Web Date: March 13, 2015
Charged Water Droplets Reduce Foodborne Microbes
Using only electricity and water, researchers have created highly charged nanosized droplets filled with free radicals. When exposed to food surfaces, these so-called engineered water nanostructures can inactivate food-borne microbes and could provide a new “green” method to disinfect food (Environ. Sci. Technol. 2015, DOI: 10.1021/es505868a).
Fruits and vegetables run the risk of contamination from bacteria acquired on fields or during packaging and processing, so food processors currently disinfect produce using a mild bleach solution, peroxides, or other chlorine-based compounds. Charged water droplets could offer a sustainable alternative that uses fewer chemicals and could be applied at many different points during food processing, the researchers say.
Philip Demokritou of Harvard University and his colleagues create the droplets by passing an aerosolized stream of water through a strong electric field, a method known as electrospray. Some of the water molecules split into hydroxyl and superoxide radicals, reactive oxygen species that are usually unstable. But in the electrospray, a thin, electron-rich layer of water encapsulates the radicals to form highly stable, charged particles approximately 25 nm in diameter (Environ. Sci.: Nano 2014, DOI: 10.1039/c3en00007a). The strong electrical charge increases these particles’ surface tension and prevents evaporation, Demokritou says.
Previously, the researchers had used these nanosized droplets to kill microbes in the air and on surfaces, so they decided to test whether the particles could effectively disinfect food surfaces and stainless steel, commonly used in food processing equipment.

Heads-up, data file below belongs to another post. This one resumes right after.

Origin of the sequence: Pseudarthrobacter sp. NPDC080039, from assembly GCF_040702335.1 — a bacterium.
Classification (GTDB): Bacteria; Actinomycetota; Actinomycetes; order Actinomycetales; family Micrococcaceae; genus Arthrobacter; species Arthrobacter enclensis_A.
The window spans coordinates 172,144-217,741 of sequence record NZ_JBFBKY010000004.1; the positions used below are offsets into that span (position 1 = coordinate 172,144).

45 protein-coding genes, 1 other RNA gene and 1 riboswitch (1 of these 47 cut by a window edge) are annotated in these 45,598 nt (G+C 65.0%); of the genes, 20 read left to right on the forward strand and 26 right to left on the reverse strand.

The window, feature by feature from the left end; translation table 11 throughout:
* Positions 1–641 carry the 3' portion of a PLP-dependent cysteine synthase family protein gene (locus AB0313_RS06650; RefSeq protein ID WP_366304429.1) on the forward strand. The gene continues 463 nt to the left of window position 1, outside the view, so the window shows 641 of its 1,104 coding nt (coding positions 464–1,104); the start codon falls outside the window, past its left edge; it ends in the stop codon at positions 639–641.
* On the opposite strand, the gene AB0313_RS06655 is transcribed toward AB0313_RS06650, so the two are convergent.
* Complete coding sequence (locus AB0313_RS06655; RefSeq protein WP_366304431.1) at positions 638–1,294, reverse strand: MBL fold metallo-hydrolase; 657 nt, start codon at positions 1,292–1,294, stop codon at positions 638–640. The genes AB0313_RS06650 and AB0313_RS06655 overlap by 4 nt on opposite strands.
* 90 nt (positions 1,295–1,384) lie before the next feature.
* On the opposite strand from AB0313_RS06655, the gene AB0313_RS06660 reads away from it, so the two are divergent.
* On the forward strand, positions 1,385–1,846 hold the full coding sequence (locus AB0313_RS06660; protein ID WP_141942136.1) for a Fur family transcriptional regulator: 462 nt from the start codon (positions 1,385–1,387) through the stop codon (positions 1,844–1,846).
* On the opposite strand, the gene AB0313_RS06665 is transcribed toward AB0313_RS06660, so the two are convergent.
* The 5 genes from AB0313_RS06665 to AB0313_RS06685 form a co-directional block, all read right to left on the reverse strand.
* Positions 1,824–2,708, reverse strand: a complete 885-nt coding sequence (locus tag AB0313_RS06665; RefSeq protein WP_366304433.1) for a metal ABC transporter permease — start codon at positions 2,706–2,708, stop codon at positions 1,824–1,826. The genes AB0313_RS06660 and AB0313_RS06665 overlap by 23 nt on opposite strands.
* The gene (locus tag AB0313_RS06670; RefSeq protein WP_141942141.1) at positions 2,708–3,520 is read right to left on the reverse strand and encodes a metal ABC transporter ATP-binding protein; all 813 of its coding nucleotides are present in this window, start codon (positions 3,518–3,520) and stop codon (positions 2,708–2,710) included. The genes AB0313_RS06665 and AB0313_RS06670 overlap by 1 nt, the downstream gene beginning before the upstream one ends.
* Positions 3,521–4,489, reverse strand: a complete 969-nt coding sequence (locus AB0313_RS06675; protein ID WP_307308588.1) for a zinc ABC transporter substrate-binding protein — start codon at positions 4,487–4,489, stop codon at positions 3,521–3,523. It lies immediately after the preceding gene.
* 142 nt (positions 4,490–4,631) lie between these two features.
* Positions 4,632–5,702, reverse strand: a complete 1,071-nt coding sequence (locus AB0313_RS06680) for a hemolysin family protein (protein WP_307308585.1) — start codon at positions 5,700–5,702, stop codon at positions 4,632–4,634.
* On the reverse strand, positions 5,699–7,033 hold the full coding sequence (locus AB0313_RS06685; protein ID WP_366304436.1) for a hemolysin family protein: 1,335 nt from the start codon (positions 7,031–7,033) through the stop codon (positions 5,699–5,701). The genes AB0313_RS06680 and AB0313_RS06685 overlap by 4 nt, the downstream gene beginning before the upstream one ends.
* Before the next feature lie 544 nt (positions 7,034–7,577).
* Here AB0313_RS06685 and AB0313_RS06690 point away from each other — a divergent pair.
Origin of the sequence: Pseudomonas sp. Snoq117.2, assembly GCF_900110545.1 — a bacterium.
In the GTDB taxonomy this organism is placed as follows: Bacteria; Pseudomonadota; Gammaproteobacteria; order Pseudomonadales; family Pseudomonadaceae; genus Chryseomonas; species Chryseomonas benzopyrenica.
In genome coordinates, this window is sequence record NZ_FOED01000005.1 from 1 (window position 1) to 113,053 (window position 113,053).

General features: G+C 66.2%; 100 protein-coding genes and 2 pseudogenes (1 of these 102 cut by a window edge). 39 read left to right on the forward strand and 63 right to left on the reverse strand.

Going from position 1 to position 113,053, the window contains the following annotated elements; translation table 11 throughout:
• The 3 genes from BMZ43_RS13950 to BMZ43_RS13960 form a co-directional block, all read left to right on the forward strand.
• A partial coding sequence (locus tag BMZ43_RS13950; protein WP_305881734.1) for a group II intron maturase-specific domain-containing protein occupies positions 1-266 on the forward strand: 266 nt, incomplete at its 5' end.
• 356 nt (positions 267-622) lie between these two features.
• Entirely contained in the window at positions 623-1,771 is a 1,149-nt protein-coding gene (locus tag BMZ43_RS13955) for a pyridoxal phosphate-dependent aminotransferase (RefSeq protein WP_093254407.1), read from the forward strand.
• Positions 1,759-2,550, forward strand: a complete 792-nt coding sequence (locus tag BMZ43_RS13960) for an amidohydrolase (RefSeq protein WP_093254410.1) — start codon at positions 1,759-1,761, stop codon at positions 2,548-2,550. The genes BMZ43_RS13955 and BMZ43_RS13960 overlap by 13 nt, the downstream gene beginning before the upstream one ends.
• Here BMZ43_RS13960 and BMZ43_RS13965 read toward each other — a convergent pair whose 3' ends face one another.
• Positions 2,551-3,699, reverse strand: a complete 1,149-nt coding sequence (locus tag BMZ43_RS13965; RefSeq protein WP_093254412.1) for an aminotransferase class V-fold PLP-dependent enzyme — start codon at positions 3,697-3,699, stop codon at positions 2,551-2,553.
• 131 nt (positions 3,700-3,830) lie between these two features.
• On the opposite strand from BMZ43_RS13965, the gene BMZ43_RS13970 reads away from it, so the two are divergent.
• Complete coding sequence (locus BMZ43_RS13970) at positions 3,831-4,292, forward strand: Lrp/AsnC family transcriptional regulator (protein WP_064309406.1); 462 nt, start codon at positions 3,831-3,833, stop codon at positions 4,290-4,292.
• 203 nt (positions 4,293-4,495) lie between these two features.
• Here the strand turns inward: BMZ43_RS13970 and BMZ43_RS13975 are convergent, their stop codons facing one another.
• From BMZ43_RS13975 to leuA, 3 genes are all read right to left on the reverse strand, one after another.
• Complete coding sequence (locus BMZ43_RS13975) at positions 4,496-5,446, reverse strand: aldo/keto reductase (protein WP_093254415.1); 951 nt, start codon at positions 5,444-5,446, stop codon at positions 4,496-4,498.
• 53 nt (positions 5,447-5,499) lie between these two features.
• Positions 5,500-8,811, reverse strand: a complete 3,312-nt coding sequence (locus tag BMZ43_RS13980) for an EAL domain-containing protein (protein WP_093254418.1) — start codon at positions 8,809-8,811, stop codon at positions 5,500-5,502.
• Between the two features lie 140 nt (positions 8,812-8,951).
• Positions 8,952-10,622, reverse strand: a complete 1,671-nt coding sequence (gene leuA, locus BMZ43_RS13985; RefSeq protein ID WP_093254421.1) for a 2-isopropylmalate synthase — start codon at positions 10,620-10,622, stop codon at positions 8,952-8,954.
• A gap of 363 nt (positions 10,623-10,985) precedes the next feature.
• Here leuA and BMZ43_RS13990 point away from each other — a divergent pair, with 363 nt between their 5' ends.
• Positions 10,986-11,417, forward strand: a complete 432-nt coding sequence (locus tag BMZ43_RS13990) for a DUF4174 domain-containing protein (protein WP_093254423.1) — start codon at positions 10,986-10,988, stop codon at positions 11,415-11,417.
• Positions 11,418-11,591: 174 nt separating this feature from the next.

The researchers sprayed the surfaces of prewashed organic grape tomatoes and stainless steel chips with three lab strains of bacteria related to common food-borne pathogens: Escherichia coli, Salmonella enterica, and Listeria innocua. The researchers then exposed tomatoes to the water droplets at concentrations of 24,000 to 50,000 particles per cm3 in an enclosed chamber, for time periods ranging from 30 to 90 minutes. Steel surfaces were exposed for 15 to 45 minutes.
Depending on the bacterial species and type of surface, the exposure decreased microbial concentrations by 80 to 98%. Sensory tests showed no difference in the taste or color of the tomatoes.
Typical food safety regulations require a 99.999% reduction in bacterial loads, which is usually achieved within a few minutes, according to microbiologist Michael P. Doyle of the University of Georgia. The method would have to work much faster to be commercially applicable, he says.
Chemical engineer Michael A. Matthews of the University of South Carolina says the most promising aspect of the technique is that it can be used at normal temperature and pressure. However, he adds that the method may only be applicable to a few kinds of surfaces. “Tomatoes have a smooth surface that’s easily contacted by droplets, but for a vegetable like a cauliflower, it’s probably more difficult to uniformly contact the surface,” he says.
Demokritou says their study serves as a proof of concept that the nanosized water droplets can disinfect foods such as tomatoes. In ongoing studies, his team is increasing the concentration of droplets up to 400,000 particles per cm3 and their potency by packing more reactive oxygen species into each tiny sphere. Both tactics reduce bacterial loads significantly, and do so more quickly, Demokritou says.
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